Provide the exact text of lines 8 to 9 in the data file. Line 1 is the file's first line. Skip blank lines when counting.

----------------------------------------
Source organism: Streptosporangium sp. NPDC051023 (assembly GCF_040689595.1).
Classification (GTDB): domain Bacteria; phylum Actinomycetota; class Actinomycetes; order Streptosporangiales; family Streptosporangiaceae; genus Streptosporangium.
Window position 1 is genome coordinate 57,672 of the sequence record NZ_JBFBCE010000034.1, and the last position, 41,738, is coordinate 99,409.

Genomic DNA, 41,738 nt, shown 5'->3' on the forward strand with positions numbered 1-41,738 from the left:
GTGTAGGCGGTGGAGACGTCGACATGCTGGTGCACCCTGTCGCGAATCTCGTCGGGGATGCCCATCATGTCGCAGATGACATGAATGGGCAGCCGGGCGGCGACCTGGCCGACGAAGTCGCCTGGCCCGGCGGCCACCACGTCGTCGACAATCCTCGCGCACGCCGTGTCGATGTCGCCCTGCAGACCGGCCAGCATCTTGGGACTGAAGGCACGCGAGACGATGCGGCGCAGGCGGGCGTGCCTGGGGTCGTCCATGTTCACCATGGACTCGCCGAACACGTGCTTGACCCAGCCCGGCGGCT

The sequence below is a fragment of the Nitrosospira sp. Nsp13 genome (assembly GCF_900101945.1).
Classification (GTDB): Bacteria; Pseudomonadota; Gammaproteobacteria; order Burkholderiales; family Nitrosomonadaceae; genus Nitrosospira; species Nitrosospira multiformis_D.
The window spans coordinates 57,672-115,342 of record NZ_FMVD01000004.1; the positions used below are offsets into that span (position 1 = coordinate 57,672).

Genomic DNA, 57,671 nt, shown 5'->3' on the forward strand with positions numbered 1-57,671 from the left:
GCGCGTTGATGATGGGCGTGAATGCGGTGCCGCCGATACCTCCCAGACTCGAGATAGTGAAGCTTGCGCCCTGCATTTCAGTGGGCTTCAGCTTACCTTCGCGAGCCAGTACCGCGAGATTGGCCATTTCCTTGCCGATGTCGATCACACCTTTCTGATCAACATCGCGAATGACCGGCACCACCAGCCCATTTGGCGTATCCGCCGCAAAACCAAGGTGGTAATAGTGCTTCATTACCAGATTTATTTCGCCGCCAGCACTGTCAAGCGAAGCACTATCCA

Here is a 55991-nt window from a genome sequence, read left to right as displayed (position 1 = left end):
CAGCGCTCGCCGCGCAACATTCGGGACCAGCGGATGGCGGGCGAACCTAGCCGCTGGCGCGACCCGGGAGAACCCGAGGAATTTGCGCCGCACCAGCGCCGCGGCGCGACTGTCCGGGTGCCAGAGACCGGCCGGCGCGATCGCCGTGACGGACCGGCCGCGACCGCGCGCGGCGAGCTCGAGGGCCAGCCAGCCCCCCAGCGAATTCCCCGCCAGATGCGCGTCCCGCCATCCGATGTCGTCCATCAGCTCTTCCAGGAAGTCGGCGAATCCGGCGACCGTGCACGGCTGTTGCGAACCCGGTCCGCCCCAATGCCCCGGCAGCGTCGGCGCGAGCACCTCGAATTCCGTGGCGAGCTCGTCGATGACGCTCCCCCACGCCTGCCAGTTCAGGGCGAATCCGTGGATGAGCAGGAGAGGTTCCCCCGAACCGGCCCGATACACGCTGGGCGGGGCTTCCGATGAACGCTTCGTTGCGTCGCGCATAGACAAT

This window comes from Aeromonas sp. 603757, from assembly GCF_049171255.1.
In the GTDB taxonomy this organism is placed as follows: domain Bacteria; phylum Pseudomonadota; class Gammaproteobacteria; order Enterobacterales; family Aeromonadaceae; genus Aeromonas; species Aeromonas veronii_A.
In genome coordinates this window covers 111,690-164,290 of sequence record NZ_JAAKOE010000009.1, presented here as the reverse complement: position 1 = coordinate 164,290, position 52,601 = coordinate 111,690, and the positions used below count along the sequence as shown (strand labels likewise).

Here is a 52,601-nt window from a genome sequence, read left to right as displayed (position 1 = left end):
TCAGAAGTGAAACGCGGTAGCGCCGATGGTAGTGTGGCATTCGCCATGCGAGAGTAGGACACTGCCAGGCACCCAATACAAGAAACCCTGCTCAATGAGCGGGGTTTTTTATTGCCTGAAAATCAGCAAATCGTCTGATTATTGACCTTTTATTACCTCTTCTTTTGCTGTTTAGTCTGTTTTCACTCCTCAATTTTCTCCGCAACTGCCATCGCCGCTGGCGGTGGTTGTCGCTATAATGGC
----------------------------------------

The window spans coordinates 57,672-115,342 of record NZ_FMVD01000004.1; the positions used below are offsets into that span (position 1 = coordinate 57,672).

Genomic DNA, 57,671 nt, shown 5'->3' on the forward strand with positions numbered 1-57,671 from the left: